Tuesday, December 24, 2013

Because it's the holidays, I'm reposting an article on foreign films and two of my favorite 2012 film reviews. 

Look for the films on cable, satellite, or digital networks.

Around the World in Film

Getting lost inside the lens of foreign cinema is still my favorite thing to do in the world. It's a habit I began at the age of 17, after finishing high school. That summer and thereafter, my friends and I would walk, hitchhike or bike to the University of Minnesota's, Nicholson Hall, to view the immortal works of our favorites: Federico Fellini (Satyricon), Lina Wurtmuller (Seven Beauties), Rainer Werner Fassbinder (The Bitter Tears of Petra Van Kant), Francois Truffot (Jules and Jim), Wim Wenders (Wings of Desire), and of course, the enigmatic Ingmar Bergman (Scenes from a Marriage).

It was the 1970's and film was made of acetate or polyester and projected onto something called the silver screen. At Nicholson, the projector broke down at least once during a viewing, and the seating often consisted of folding-like chairs on a flat floor.  But once the screen began to glow with exotic creatures and tiny, cramped subtitles, we felt the immediate enchantment of being swept off into other worlds.

Nothing has changed for me. Except the venues. There are more of them, the seating is marginally better and the films yet, occasionally, mess up - digitally now - or they don't show up at all (as tends to happen at big international film festivals).  But foreign films continue to diverge enough from typical American fare, that it is still possible to become spellbound and transformed. So far, this year, I attended the Cuban, Italian and Minneapolis St. Paul International Film festivals, and hit the Landmark Theaters a few times. These days, I'm most in love with Latin American/Spanish filmmakers such as, Alejandro Gonzales Inarritu (21 Grams), Guillermo del Toro (Pan's Labyrinth)Alejandro Amenabar (Open Your Eyes), Alfonso Cuaron (Y Tu Mama Tambien), and one of my all-time favorite directors: Spain's irrepressible, Pedro Almodovar (All About My Mother).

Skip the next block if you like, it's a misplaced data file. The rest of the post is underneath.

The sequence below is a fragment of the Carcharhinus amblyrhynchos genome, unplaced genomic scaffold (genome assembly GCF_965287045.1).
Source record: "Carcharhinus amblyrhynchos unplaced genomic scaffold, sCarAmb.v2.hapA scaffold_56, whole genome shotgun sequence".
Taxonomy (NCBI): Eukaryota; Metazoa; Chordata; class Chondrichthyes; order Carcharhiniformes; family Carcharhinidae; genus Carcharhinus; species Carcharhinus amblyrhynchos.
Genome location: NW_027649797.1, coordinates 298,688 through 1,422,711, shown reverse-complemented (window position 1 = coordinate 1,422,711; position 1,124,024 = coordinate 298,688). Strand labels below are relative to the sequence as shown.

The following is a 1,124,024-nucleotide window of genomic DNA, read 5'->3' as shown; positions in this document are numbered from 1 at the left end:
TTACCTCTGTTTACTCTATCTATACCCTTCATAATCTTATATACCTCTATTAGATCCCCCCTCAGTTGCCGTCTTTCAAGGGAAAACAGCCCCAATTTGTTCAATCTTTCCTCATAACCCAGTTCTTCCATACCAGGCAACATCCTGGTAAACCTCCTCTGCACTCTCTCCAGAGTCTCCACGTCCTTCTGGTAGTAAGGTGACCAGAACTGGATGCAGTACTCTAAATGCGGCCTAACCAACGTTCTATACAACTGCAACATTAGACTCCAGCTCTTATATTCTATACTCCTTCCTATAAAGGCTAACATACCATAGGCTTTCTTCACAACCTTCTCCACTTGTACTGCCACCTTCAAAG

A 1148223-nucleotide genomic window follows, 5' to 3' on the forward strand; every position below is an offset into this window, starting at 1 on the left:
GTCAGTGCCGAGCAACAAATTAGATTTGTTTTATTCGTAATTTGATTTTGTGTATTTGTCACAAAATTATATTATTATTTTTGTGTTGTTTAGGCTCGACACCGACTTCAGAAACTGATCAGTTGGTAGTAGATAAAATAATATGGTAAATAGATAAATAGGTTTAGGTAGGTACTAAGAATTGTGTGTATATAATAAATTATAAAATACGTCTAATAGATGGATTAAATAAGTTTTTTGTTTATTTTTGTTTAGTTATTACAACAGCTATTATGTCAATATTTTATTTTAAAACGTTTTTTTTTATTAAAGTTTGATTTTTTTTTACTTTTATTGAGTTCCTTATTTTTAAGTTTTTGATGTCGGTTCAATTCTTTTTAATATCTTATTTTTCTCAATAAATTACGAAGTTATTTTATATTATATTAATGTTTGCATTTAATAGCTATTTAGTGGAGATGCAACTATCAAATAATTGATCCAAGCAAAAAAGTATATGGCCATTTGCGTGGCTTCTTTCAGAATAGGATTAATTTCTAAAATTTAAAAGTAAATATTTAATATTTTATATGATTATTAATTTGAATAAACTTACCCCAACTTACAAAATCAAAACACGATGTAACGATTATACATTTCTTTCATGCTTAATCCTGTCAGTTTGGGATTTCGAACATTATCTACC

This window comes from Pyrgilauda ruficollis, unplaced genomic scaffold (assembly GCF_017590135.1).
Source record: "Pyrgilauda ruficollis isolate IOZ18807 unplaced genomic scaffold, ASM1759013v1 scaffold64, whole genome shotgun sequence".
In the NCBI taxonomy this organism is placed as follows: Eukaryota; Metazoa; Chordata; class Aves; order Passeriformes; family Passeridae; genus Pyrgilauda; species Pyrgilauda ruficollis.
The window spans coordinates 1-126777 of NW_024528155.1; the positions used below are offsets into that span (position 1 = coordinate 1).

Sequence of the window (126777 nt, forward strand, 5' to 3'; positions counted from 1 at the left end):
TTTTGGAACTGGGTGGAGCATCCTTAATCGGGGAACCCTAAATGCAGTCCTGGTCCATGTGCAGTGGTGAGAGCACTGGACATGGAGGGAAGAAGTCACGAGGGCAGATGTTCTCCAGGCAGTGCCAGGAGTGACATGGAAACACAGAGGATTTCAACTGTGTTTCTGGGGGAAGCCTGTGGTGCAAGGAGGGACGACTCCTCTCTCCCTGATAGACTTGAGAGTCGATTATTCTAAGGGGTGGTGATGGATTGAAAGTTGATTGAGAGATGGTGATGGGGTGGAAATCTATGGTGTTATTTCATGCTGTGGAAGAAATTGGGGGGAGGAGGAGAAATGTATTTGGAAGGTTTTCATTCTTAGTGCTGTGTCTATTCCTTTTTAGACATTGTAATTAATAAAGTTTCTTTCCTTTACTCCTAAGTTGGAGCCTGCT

The other-worldliness found in the films not only provides an escape from my sometimes stale life and narrow sensibilities, but shows me hidden avenues scored with beliefs and institutions that connect me to the planet, and its people - wherever they may roam. 

Mostly, I confess, I go because I DO NOT know what I will encounter.  I love immersing myself in randomness. Even if I read a few reviews first, a true, other-cultural experience will always be waiting for me - a mystery, a discovery in-the-making. And isn't that the most delicious sort of engagement? After it's over, the experience always seems to linger madly for some time to come.  So, that does that mean there are no bad foreign films? Beats me.

Recently, I saw two film gems that blew me away.

1) As some may well remember, A Separation, directed by Asghar Farhadiwon the Academy Award for Best Foreign Film.  It should have garnered Best Picture. 

From the first scene to the moving and cryptic finale, I was at the edge of my seat, worrying myself into a stupor.  Only a great movie can do that to me. Basically, this is the story of what happens when someone inside a tight-knit community steps out of bounds and makes a controversial decision. Afterwards, when the dominos begin to topple, more than one family faces unexpected changes, sudden betrayal and a confusing array of choices. This film taught me so many things about Iranian culture, its traditions, relationships, the generosity of the people.  Based on an intelligent and raw screenplay, A Separation, is a fast-paced lesson on the sweeping range of emotional and behavioral possibilities. 

2) Return to Aeolian Islands or Fughe E Approdi, directed by Giovana Taviani, is a feast for the senses.  Twenty six years after her father, Paolo Taviani, shot the acclaimed film Kaos, on the islandshis daughter returns to the volcanic archipelago north of Sicily, to remember.  She and the crew set sail on the same boat that long ago transported her family to those rocky shores.  Along with the sailor, that was then, and would become again, the guide to the terrain and the history of places called Vulcano, Stromboli and Salina.

I've never seen this kind of narrative filmmaking applied to a documentary feature.  Layer after layer of factual history gets peeled back to expose something even more stunning: Italy's cinematic history on the islands.   The film is a film inside film(s). Imagine, revisiting the places where generations of Italian filmmakers found their inspirations: Rosellini, Stromboli,AntonioniL’Avventura, Michael Radford, Il Postino. These enigmatic islands were also home to WWII prison internments, deadly pumice-mining and luscious winemaking. Most documentaries cover the history and culture and vagaries of their subjects.  Return to Aeolian Islands  bows in respect to unseen forces that continue to awaken and renew creativity in artists.

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